On types of offences that should be considered in the negotiations for the agreement, the Commission presented a possible approach based on a threshold and in addition, a list of offences covered by the EU-US Agreement. This could ensure that offences such as the sharing of child sexual abuse images or some terrorist offences are included. The United States committed to examining how the list covered by the e-evidence Regulation would correlate with existing US law."


"The Commission set out the privacy and data protection safeguards that will need to be included in the EU-US Agreement, given the unique circumstances of direct cooperation with service providers.

The Commission... indicated that the need for the controller to comply with a ‘legal obligation” represents the most stable legal basis... The United States underlined that the future agreement should ensure that EU and domestic legislation in EU Member States does not block service providers from responding to orders."

Tit for tat

"The Commission raised the issue of data protection safeguards being applied at both Federal and State level in the United States.

The United States highlighted its concerns on the rule of law situation in a number of EU Member States."

Death penalty and freedom of speech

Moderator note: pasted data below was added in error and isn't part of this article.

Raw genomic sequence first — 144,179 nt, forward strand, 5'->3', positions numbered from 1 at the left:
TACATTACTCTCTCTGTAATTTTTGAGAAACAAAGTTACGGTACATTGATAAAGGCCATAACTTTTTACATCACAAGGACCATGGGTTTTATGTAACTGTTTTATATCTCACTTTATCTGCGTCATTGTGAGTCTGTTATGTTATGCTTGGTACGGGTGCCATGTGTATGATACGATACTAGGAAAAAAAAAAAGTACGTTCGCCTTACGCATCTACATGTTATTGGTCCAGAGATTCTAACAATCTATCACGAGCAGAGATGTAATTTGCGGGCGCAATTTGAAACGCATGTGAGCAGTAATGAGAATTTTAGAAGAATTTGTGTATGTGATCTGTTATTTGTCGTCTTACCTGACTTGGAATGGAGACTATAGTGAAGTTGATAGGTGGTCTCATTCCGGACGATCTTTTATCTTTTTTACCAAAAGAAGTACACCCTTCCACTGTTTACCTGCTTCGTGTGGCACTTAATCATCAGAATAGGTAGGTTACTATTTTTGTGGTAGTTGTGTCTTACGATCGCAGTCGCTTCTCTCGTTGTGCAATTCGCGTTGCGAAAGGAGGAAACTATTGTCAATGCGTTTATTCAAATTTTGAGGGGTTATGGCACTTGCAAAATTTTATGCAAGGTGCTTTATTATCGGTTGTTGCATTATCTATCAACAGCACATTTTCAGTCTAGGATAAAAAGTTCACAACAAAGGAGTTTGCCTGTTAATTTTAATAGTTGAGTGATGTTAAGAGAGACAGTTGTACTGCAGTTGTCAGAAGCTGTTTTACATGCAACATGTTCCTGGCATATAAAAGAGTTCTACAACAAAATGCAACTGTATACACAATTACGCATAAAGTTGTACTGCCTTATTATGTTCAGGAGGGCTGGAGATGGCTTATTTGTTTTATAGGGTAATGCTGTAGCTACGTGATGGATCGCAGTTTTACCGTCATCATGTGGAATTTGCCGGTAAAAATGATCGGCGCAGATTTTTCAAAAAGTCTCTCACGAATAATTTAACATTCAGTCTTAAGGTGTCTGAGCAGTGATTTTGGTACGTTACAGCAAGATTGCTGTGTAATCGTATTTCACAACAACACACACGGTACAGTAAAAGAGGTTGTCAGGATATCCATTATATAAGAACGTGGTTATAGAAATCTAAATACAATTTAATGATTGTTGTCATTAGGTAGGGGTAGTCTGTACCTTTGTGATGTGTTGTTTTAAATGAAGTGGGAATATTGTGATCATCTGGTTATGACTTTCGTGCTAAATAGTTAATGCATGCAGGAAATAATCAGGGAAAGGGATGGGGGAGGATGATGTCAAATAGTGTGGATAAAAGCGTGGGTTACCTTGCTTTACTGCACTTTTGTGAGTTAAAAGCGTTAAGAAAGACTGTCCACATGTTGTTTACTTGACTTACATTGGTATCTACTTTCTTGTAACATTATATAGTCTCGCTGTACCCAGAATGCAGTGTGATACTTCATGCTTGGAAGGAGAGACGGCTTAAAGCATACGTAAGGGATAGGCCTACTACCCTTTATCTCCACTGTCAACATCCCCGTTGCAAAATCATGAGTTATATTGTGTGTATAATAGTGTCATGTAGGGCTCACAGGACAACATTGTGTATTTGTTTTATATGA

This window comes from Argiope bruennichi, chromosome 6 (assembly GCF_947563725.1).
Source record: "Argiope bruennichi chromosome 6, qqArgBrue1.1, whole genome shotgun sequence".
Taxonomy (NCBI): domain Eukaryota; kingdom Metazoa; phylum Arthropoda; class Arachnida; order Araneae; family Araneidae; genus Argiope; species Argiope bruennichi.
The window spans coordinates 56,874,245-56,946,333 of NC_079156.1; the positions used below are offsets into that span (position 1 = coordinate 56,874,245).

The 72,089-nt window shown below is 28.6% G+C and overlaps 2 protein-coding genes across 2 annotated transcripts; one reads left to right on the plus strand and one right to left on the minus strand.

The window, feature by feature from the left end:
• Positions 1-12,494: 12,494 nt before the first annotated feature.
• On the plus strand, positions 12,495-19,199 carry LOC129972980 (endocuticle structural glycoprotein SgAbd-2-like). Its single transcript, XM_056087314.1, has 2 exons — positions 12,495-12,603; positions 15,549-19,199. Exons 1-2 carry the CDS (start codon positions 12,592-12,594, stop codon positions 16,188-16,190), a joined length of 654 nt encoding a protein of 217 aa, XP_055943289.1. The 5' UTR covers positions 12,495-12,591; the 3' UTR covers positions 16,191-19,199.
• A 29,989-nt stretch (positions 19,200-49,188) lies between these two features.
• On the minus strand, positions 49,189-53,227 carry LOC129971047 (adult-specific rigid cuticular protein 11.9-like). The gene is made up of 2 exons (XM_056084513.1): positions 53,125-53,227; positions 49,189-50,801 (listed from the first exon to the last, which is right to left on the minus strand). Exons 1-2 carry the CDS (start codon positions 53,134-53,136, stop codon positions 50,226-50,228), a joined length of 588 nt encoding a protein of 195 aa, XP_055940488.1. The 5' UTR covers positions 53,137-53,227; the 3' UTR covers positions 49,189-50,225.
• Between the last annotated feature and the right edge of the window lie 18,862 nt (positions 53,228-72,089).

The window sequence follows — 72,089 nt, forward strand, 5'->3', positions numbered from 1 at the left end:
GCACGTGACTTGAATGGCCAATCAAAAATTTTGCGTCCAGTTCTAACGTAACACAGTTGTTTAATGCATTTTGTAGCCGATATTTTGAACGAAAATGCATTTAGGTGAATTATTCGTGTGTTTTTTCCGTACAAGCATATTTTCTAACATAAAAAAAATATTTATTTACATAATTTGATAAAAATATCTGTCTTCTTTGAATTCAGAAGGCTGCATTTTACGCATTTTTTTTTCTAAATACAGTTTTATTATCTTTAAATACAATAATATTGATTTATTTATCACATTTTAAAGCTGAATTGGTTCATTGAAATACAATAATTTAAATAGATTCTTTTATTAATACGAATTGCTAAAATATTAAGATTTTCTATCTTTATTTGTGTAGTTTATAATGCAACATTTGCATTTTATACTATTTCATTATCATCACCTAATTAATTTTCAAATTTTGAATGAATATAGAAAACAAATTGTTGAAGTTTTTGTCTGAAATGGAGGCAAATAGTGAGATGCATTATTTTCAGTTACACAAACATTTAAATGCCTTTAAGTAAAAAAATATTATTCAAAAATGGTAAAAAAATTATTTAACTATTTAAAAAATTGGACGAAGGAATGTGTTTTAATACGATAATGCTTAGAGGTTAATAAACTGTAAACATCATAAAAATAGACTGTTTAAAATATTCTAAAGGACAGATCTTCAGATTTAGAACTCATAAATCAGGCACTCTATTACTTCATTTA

"On the death penalty and freedom of speech, the United States presented the arrangements agreed with the United Kingdom and the requirements under U.S. constitutional law. The Commission stated that it will assess the conformity of these provisions with the Charter of Fundamental Rights."

Procedural rights

"A brief discussions took place on other safeguards to be considered as part of the negotiations for the agreement. While non-exhaustive, the Commission highlighted procedural rights in general, judicial review, targeting restrictions and minimisation and notification of the authorities and the data target as important topics."

The next meeting will be in Washington on 10 December.


EU-USA: Meeting on 6 November 2019 discussed agreement on exchange of electronic evidence (Statewatch News, 7.11.19)